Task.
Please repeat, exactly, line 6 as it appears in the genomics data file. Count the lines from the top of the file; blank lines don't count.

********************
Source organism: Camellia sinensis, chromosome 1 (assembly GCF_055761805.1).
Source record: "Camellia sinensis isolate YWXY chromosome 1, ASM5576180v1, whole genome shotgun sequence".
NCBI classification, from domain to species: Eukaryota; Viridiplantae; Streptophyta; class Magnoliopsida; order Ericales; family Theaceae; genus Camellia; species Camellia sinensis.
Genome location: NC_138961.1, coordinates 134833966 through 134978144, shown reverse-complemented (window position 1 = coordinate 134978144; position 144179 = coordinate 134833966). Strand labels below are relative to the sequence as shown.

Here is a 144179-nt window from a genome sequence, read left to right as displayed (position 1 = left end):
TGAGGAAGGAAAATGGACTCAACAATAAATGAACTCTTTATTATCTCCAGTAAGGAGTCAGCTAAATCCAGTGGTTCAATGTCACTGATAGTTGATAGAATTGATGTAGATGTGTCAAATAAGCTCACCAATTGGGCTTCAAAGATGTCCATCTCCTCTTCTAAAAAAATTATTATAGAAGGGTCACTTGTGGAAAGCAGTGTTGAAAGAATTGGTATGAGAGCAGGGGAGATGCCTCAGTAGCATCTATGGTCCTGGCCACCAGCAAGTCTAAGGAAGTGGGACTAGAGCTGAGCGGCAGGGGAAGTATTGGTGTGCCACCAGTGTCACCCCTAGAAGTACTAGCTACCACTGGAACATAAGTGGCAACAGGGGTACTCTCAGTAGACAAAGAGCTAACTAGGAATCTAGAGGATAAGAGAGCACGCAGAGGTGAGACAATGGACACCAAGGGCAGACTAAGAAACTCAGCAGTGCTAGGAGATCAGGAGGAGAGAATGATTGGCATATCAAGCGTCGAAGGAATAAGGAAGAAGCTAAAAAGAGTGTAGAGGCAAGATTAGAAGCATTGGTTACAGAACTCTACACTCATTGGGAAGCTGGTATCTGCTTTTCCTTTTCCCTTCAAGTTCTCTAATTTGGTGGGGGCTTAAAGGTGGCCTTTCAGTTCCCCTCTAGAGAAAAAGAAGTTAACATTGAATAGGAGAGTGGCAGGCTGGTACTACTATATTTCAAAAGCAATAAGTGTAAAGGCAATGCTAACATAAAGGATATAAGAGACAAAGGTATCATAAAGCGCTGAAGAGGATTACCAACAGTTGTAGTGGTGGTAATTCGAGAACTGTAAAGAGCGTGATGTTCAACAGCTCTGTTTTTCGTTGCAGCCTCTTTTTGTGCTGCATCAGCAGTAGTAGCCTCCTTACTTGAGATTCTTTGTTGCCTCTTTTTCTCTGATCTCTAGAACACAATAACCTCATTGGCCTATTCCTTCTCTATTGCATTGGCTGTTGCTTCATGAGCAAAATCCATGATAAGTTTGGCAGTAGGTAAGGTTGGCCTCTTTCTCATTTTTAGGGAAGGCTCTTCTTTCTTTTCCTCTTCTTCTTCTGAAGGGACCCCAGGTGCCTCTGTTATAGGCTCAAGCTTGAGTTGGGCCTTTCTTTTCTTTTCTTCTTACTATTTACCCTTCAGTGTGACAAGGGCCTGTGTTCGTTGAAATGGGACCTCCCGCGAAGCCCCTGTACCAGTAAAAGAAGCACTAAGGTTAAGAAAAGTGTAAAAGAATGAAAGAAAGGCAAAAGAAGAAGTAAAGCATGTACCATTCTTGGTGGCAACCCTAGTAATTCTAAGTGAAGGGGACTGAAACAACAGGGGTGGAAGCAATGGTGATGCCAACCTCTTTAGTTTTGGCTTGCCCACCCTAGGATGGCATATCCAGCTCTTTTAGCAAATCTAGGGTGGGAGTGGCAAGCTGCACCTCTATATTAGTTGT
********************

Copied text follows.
TGAGGAAGGAAAATGGACTCAACAATAAATGAACTCTTTATTATCTCCAGTAAGGAGTCAGCTAAATCCAGTGGTTCAATGTCACTGATAGTTGATAGAATTGATGTAGATGTGTCAAATAAGCTCACCAATTGGGCTTCAAAGATGTCCATCTCCTCTTCTAAAAAAATTATTATAGAAGGGTCACTTGTGGAAAGCAGTGTTGAAAGAATTGGTATGAGAGCAGGGGAGATGCCTCAGTAGCATCTATGGTCCTGGCCACCAGCAAGTCTAAGGAAGTGGGACTAGAGCTGAGCGGCAGGGGAAGTATTGGTGTGCCACCAGTGTCACCCCTAGAAGTACTAGCTACCACTGGAACATAAGTGGCAACAGGGGTACTCTCAGTAGACAAAGAGCTAACTAGGAATCTAGAGGATAAGAGAGCACGCAGAGGTGAGACAATGGACACCAAGGGCAGACTAAGAAACTCAGCAGTGCTAGGAGATCAGGAGGAGAGAATGATTGGCATATCAAGCGTCGAAGGAATAAGGAAGAAGCTAAAAAGAGTGTAGAGGCAAGATTAGAAGCATTGGTTACAGAACTCTACACTCATTGGGAAGCTGGTATCTGCTTTTCCTTTTCCCTTCAAGTTCTCTAATTTGGTGGGGGCTTAAAGGTGGCCTTTCAGTTCCCCTCTAGAGAAAAAGAAGTTAACATTGAATAGGAGAGTGGCAGGCTGGTACTACTATATTTCAAAAGCAATAAGTGTAAAGGCAATGCTAACATAAAGGATATAAGAGACAAAGGTATCATAAAGCGCTGAAGAGGATTACCAACAGTTGTAGTGGTGGTAATTCGAGAACTGTAAAGAGCGTGATGTTCAACAGCTCTGTTTTTCGTTGCAGCCTCTTTTTGTGCTGCATCAGCAGTAGTAGCCTCCTTACTTGAGATTCTTTGTTGCCTCTTTTTCTCTGATCTCTAGAACACAATAACCTCATTGGCCTATTCCTTCTCTATTGCATTGGCTGTTGCTTCATGAGCAAAATCCATGATAAGTTTGGCAGTAGGTAAGGTTGGCCTCTTTCTCATTTTTAGGGAAGGCTCTTCTTTCTTTTCCTCTTCTTCTTCTGAAGGGACCCCAGGTGCCTCTGTTATAGGCTCAAGCTTGAGTTGGGCCTTTCTTTTCTTTTCTTCTTACTATTTACCCTTCAGTGTGACAAGGGCCTGTGTTCGTTGAAATGGGACCTCCCGCGAAGCCCCTGTACCAGTAAAAGAAGCACTAAGGTTAAGAAAAGTGTAAAAGAATGAAAGAAAGGCAAAAGAAGAAGTAAAGCATGTACCATTCTTGGTGGCAACCCTAGTAATTCTAAGTGAAGGGGACTGAAACAACAGGGGTGGAAGCAATGGTGATGCCAACCTCTTTAGTTTTGGCTTGCCCACCCTAGGATGGCATATCCAGCTCTTTTAGCAAATCTAGGGTGGGAGTGGCAAGCTGCACCTCTATATTAGTTGT